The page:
How do you prepare your mind to be favored by the chance of uncovering a transformational idea? How long does it take you to be creative?

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One of my favorite Peanuts cartoons shows Charlie Brown and Linus leaning against a fence. Linus asks Charlie Brown a theological question: When you go to heaven are you graded on a percentage or a curve? Charlie, without hesitation replies, “On a curve, naturally.”  When Linus asks, how he can be so sure, Charlie responds, “I’m always sure about things that are a matter of opinion.”

That exchange provokes thought on many levels, not the least of which is the topic I’d like to explore today: Balancing Advocacy (communicating one’s perspective) with Inquiry (asking questions and listening to others).

Of course, Linus was the deep thinker in the neighborhood. As an Inquirer, he got there by asking questions…seeking the truth. Charlie Brown, the Advocate, was often the buffoon; outsmarted by his dog; as manager, never a winning baseball game; and, always falling for Lucy’s fake sincerity when she pulled the football away just when Charlie was about to kick it.

Inquiry seems to have the edge in this comic strip.

Now let’s look in the corporate world. Here, it’s often those who have the greatest conviction in their set of assumptions who win. Advocacy rules over inquiry because at the end of the day, decisions must be made and action taken based on available information. Analysis paralysis does not move a company forward.

So where is the balance to be found? Where’s the line between think and over-think? And where is the time to do either? How can the Advocates be sure they hear from the Inquirers—and not just get their way because others are insecure or afraid of being wrong? Or because they fear uncovering a different, less pleasant truth? Or, perhaps because they’re apathetic?

A Playing Field for Advocacy and Inquiry

Innovation is one arena where Advocacy and Inquiry must play well together. In order to be innovative, one has to question everything. All assumptions are suspect, everything must be seen through fresh eyes. Wild ideas, experimentation and mistakes are catalysts for breakthrough solutions. But in the end, innovation requires change. Someone has to sell the new idea—be its Advocate—to those who might still be in Inquiry mode. And even more importantly, to those in the Off mode.

I love this quote by Fredrich Jacobi, who says, “We must try harder to understand than to explain.” A great endorsement for the clarifiers among us.

On the other hand, Teddy Roosevelt once said, “In any moment of decision the best thing you can do is the right thing, the next best thing is the wrong thing, and the worst thing you can do is nothing.”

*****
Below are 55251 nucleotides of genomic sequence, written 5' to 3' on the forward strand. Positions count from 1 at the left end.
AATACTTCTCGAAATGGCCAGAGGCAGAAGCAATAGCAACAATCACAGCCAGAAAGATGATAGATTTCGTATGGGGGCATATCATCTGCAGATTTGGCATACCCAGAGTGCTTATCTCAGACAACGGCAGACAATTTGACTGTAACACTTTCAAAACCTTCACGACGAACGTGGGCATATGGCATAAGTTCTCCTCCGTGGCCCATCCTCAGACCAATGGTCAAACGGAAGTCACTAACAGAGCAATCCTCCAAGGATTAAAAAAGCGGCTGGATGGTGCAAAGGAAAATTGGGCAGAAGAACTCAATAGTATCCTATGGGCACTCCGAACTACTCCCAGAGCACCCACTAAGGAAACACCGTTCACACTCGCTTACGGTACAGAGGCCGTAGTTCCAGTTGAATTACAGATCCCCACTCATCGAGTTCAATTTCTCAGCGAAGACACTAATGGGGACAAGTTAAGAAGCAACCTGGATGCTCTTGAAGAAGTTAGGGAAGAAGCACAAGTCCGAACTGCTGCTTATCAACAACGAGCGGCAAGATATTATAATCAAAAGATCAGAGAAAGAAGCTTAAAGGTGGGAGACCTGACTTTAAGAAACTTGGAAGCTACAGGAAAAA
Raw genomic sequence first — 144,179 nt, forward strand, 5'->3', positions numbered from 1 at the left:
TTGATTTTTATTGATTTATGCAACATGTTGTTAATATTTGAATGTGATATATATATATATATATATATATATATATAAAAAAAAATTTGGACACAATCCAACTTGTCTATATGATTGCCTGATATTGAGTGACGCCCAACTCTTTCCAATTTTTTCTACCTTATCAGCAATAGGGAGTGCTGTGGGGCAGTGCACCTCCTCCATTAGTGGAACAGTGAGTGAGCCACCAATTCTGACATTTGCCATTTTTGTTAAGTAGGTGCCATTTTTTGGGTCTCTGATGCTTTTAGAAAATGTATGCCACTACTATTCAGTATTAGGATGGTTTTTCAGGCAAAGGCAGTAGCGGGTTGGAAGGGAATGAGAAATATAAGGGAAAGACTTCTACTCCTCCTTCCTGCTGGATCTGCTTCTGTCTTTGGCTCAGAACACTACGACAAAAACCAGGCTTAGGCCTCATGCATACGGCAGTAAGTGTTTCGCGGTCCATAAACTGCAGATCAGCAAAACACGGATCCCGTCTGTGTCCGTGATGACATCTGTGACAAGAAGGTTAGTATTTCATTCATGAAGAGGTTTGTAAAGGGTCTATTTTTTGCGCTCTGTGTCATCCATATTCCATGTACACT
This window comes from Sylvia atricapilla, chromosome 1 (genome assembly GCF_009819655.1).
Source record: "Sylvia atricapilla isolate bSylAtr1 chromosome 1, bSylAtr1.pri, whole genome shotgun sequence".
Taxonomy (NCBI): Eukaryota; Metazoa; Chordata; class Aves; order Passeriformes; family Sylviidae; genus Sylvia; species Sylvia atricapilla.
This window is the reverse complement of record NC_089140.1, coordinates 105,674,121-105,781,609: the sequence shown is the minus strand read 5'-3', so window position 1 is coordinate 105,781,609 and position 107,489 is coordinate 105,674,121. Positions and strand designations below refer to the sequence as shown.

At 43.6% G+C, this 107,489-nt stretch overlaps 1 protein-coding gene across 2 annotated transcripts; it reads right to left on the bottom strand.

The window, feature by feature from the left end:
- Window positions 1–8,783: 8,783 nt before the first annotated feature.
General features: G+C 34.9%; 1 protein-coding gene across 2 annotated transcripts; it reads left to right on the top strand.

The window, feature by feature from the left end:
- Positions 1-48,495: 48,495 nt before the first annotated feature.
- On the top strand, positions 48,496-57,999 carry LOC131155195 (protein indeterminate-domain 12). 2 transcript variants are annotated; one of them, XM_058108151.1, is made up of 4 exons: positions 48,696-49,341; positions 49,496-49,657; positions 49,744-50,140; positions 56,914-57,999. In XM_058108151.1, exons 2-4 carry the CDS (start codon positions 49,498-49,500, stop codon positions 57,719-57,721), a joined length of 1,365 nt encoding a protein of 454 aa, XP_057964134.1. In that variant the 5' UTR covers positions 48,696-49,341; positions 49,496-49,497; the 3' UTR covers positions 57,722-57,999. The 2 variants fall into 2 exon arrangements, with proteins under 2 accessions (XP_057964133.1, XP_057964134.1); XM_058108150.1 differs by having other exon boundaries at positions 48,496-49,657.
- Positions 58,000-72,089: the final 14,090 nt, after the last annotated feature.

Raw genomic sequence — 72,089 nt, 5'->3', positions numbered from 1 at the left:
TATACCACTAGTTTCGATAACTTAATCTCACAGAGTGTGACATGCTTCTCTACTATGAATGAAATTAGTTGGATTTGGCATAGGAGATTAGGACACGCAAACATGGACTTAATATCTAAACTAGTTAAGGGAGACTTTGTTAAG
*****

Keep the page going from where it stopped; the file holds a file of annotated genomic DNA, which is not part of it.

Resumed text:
The Inquirer in me will continue to search for the balance. The Advocate in me tells me to get back to work.

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Have you ever tried to sell yourself or sell an idea with a logic that seems so obvious to you, yet for some unknown reason, it doesn’t sink in with others? Like the time you had that perfect pitch to a prospect who was less than generous in providing feedback? Too often our presentations and marketing materials focus on what we believe are our strengths or the strength of the idea. We cite statistics and stories for support. Yet these presentations miss the mark because they fail to consider what the prospects might need to hear before they can even listen to what we’re selling.

In short, many of us present ourselves and our ideas by talking about what’s important to us rather than what’s motivating to our prospects. We miss the important step of considering the context for our message, before crafting the content of the message.

The following is an approach for 1) exploring context, and 2) focusing content for your message.

Exploring Message Context

What’s happening? Begin by looking at your own assumptions, perspectives or attitudes that influence your presentation, and how they might be similar or different than those of your prospect?

Why is it happening? What market forces, personality traits and other issues might be affecting those assumptions, perspectives or attitudes, and therefore influence the decision to act?

What do we want to happen? What is the goal of the communication? And if different, what is the ultimate long-term goal of the relationship? What are the obstacles that might get in the way of achieving the goal?

Use the insights from this exploration to frame your content. Two examples: